Secondly, there needs to be much more education of all those involved in the care of people with diabetes on HD in relation to managing their glucose control more safely. There are very specific issues around both treatment targets and how glycaemia is monitored in people with diabetes on HD, compared to those with normal kidney function. People with diabetes (as well as the HD staff) often don’t appreciate that, although for many years they have been requested to improve their sugar control down to near normal levels, once on HD there needs to be a more liberal attitude, because of the greater risks of low blood sugar when a person with diabetes is on HD.
Changes are possible and there is an increasing recognition of the need to better support patients with diabetes on haemodialysis
Thirdly, there has been a gap in relation to education and training around diet, and people with diabetes on HD are often confused about the restrictions required of them for their diabetes. They may see two different dietitians who give them advice that is uncoordinated, causing them confusion or restriction of their diet that is much too great. A coordinated dietetic approach is required so that clear and safe advice can be given to people with diabetes on HD.
Finally, good foot care is paramount for improving the quality of life of people with diabetes on HD and we have to accept that haemodialysis units and staff need to take some ownership of this, given that they see this particular group of patients three times a week. All units should be working with the patients they care for on the unit with diabetes, to ensure that there are regular foot inspections and that there is a clear and easy pathway to a rapid-access foot clinic should any problems occur.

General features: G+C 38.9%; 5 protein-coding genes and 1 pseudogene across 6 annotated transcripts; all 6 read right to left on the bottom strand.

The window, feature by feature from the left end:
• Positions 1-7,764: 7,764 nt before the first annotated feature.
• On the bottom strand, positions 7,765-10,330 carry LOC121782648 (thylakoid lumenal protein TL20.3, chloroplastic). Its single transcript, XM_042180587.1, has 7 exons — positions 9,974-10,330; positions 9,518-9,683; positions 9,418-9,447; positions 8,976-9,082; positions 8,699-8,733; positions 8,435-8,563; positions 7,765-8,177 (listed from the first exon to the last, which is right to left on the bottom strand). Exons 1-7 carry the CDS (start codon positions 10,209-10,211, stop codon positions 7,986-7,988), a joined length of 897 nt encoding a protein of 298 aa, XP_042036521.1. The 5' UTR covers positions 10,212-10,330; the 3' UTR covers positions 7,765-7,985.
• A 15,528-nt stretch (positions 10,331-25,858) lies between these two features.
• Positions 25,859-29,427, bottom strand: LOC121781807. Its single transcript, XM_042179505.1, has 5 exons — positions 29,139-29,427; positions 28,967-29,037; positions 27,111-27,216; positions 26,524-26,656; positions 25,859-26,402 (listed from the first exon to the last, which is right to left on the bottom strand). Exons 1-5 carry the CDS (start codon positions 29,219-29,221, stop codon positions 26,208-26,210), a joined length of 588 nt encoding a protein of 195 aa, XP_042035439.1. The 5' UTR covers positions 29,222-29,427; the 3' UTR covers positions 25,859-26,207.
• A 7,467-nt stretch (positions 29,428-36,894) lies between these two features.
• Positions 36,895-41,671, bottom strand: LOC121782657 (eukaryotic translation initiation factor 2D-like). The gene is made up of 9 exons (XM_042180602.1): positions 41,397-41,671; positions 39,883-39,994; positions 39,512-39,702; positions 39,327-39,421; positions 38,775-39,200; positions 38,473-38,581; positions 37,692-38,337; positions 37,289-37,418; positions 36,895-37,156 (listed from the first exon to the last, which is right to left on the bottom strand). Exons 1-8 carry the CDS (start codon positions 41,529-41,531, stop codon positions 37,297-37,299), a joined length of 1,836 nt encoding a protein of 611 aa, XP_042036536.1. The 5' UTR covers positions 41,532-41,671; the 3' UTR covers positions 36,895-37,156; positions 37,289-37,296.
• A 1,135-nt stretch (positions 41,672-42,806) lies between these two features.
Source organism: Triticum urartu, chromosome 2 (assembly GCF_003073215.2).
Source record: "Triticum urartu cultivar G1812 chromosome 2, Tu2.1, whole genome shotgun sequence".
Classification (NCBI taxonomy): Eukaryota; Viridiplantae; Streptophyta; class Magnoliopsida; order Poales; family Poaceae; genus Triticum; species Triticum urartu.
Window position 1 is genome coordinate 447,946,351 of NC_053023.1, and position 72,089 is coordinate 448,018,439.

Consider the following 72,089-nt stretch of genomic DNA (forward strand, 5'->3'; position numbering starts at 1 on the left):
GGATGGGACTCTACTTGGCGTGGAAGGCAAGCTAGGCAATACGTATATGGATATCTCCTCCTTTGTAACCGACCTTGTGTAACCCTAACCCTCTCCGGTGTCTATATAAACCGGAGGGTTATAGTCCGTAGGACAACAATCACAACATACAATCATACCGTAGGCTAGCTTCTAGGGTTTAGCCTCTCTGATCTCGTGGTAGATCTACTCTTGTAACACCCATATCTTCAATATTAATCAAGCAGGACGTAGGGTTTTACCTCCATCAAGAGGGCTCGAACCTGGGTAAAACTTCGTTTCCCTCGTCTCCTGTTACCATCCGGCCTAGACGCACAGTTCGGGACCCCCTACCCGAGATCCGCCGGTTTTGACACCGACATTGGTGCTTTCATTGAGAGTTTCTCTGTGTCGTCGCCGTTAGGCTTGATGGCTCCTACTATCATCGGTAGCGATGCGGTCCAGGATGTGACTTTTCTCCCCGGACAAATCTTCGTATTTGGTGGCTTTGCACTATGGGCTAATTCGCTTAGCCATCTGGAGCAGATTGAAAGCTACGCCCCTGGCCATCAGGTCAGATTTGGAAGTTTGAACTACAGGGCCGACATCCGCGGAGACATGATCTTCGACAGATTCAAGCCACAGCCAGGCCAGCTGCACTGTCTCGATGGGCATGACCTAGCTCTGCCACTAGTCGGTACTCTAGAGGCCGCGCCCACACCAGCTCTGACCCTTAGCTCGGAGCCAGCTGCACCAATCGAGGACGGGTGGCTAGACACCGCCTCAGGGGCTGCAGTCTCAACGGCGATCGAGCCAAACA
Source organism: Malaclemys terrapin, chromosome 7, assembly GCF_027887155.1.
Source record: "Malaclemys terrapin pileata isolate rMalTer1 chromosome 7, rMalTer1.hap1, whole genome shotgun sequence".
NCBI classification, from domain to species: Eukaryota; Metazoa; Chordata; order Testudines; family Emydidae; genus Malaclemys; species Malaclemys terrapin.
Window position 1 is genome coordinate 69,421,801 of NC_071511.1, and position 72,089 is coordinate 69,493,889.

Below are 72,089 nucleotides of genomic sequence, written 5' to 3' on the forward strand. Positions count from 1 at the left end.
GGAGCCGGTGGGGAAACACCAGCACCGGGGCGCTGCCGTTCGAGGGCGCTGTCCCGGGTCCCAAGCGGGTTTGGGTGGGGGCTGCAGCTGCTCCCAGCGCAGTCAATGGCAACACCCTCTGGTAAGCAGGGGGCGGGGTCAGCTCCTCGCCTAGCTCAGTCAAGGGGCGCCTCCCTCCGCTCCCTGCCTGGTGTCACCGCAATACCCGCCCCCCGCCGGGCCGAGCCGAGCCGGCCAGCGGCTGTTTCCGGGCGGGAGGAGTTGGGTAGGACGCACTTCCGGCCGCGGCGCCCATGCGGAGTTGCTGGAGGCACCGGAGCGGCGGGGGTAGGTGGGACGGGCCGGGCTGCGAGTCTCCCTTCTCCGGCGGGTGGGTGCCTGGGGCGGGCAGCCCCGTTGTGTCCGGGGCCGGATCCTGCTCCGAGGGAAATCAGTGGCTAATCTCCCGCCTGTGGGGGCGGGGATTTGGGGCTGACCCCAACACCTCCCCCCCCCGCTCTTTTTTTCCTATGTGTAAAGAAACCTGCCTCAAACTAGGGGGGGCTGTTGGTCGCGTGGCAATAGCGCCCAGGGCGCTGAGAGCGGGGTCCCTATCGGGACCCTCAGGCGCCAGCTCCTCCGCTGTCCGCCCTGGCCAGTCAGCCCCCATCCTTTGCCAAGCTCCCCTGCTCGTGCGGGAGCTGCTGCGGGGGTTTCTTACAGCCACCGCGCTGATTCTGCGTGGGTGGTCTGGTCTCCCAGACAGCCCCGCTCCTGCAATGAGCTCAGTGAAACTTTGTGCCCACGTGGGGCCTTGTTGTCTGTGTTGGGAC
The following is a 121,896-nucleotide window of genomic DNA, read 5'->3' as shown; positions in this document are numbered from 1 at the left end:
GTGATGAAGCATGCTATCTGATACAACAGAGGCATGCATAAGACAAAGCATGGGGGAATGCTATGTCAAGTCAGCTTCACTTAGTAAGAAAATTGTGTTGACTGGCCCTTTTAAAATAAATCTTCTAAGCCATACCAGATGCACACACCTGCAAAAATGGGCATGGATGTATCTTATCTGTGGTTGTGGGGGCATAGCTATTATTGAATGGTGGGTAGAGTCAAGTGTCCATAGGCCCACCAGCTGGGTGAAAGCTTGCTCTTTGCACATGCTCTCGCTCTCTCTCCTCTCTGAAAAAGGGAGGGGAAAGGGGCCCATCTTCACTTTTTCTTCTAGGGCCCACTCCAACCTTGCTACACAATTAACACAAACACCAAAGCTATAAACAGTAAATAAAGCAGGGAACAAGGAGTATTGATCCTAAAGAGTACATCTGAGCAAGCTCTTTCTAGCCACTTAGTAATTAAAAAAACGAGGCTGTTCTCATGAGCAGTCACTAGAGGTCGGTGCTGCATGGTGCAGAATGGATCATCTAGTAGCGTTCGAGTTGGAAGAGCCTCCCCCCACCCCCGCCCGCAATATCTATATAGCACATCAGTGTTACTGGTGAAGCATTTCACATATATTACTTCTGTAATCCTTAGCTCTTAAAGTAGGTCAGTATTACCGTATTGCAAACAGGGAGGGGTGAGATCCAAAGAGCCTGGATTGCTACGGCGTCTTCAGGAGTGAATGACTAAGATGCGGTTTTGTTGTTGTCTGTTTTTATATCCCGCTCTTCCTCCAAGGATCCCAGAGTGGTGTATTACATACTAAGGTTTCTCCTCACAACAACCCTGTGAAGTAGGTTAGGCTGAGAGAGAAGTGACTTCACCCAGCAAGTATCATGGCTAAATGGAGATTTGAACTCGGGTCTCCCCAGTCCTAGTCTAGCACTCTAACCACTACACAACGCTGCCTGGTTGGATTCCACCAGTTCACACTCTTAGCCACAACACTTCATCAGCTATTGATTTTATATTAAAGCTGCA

In order to make the changes necessary to achieve these aims a set of standards have been agreed which all HD units will need to be measured against. It is likely if you are on haemodialysis with diabetes that at some point in the next year you will be involved in this audit, so that we can monitor the care that is provided to you and your current understanding of diabetes.
Changes are possible and there is an increasing recognition of the need to better support patients with diabetes on HD, and indeed you can read about an excellent example of this in this edition by Dr Ian Wallace describing the work being undertaken at Belfast City Hospital (see page 10). This is one of the many examples of good practice being implemented around the country.
In addition to developing standards, an education programme has been developed for all healthcare staff who work with people with diabetes, both a face-to-face programme and an electronic learning program. By undertaking education and training of staff and regular audit we hope to highlight areas of good practice and spread this across the system. It will take time for a full roll out of this programme but we anticipate care will improve.
A further key aim of this programme is to empower and involve you, in relation to your care. We are currently undertaking focus groups involving people with diabetes on HD to develop a charter of care that is easily understood, informs you of what good care would look like, what you should expect from your dialysis unit in the delivery of your care, and how you can improve your self-care.
If you have diabetes and are currently dialysing on a unit we would be very grateful for your input. Please see our draft ‘patient charter’ on page 7 where we are asking for your comments and suggestions. It is really time that we raise the profile of kidney patients with diabetes on haemodialysis and we genuinely hope that the DiH programme will facilitate this.